One Health Master's Degree (OHM)
Many of the challenges that residents of the Circumpolar North will face in the future are in the realm of One Health – the intersection and interdependence of human, animal, and environmental health. Creating solutions to these challenges will require individuals who are knowledgeable about One Health concepts These individuals need to communicate effectively across cultures and educational backgrounds, bring together stakeholders and disciplinary experts, and utilize a variety of problem-solving skills that lead to effective mitigation plans emphasizing adaptation and resilience.
The Master in One Health Program at UAF provides training and, most importantly, practice
in those specific areas. It is a unique interdisciplinary degree that requires an
understanding and integration of science, culture, history, communication, and more.
There is no other degree like it in Alaska or the Circumpolar North.
Brief Program Statement:
- One Health encompasses the relationship between human health, animal health, and the health of the environment holding that these entities are inextricably linked to the extent that none can be optimal unless they are all optimal.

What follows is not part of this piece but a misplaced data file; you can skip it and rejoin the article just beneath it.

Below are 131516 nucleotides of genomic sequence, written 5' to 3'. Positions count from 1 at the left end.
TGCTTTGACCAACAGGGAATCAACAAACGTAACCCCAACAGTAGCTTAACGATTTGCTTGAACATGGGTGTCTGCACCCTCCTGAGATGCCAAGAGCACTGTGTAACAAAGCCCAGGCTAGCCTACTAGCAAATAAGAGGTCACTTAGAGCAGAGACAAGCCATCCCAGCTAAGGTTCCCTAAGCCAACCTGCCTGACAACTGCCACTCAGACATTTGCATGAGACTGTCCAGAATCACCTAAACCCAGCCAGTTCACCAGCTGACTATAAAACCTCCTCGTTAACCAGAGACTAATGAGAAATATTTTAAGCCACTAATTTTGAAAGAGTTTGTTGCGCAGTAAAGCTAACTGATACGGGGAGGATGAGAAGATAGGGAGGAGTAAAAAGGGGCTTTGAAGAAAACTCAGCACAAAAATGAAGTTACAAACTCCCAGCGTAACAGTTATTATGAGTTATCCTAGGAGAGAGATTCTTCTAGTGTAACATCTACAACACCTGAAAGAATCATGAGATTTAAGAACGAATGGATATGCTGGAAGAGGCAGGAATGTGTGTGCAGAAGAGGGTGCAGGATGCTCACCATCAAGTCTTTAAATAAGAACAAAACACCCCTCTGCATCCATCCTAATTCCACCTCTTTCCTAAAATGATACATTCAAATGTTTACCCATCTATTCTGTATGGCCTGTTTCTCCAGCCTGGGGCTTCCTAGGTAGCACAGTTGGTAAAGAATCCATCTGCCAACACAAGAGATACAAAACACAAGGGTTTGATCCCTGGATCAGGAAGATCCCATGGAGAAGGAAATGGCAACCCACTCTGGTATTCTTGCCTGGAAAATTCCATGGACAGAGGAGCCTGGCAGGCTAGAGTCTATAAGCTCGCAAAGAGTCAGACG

- One Health is interdisciplinary and inclusive; it invites the full participation of community members working together with scientists, health practitioners, tribal leaders, and government agency personnel to identify problems and create realistic, sustainable solutions to those problems.
- This program will provide knowledge and problem-solving skills for individuals who will be involved in managing One Health challenges at the community, state, federal, and international level.
- Implementing a constructionist approach and using the knowledge and skills developed in the coursework, students will finish the program with the creation of a management plan to address a problem that students and community members have identified. The plan will be presented to stakeholders and content experts in a public forum.